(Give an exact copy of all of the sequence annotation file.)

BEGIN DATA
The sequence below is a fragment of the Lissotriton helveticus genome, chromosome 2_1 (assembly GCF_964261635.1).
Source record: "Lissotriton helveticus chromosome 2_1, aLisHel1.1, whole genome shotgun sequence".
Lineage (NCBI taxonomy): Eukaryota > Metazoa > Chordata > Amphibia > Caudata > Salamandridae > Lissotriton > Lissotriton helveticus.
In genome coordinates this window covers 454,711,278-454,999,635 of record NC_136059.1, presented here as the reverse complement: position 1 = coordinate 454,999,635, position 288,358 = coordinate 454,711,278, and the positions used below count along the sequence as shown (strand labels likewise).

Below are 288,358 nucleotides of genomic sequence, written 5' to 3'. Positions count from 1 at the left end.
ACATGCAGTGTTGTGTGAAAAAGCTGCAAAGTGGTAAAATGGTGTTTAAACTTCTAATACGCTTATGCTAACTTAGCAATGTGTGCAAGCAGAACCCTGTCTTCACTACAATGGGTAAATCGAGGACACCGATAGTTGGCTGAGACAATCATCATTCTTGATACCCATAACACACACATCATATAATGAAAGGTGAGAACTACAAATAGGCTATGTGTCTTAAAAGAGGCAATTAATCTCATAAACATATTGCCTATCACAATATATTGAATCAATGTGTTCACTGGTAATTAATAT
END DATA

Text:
The sequence below is a fragment of the Lissotriton helveticus genome, chromosome 2_1 (assembly GCF_964261635.1).
Source record: "Lissotriton helveticus chromosome 2_1, aLisHel1.1, whole genome shotgun sequence".
Lineage (NCBI taxonomy): Eukaryota > Metazoa > Chordata > Amphibia > Caudata > Salamandridae > Lissotriton > Lissotriton helveticus.
In genome coordinates this window covers 454,711,278-454,999,635 of record NC_136059.1, presented here as the reverse complement: position 1 = coordinate 454,999,635, position 288,358 = coordinate 454,711,278, and the positions used below count along the sequence as shown (strand labels likewise).

Below are 288,358 nucleotides of genomic sequence, written 5' to 3'. Positions count from 1 at the left end.
ACATGCAGTGTTGTGTGAAAAAGCTGCAAAGTGGTAAAATGGTGTTTAAACTTCTAATACGCTTATGCTAACTTAGCAATGTGTGCAAGCAGAACCCTGTCTTCACTACAATGGGTAAATCGAGGACACCGATAGTTGGCTGAGACAATCATCATTCTTGATACCCATAACACACACATCATATAATGAAAGGTGAGAACTACAAATAGGCTATGTGTCTTAAAAGAGGCAATTAATCTCATAAACATATTGCCTATCACAATATATTGAATCAATGTGTTCACTGGTAATTAATAT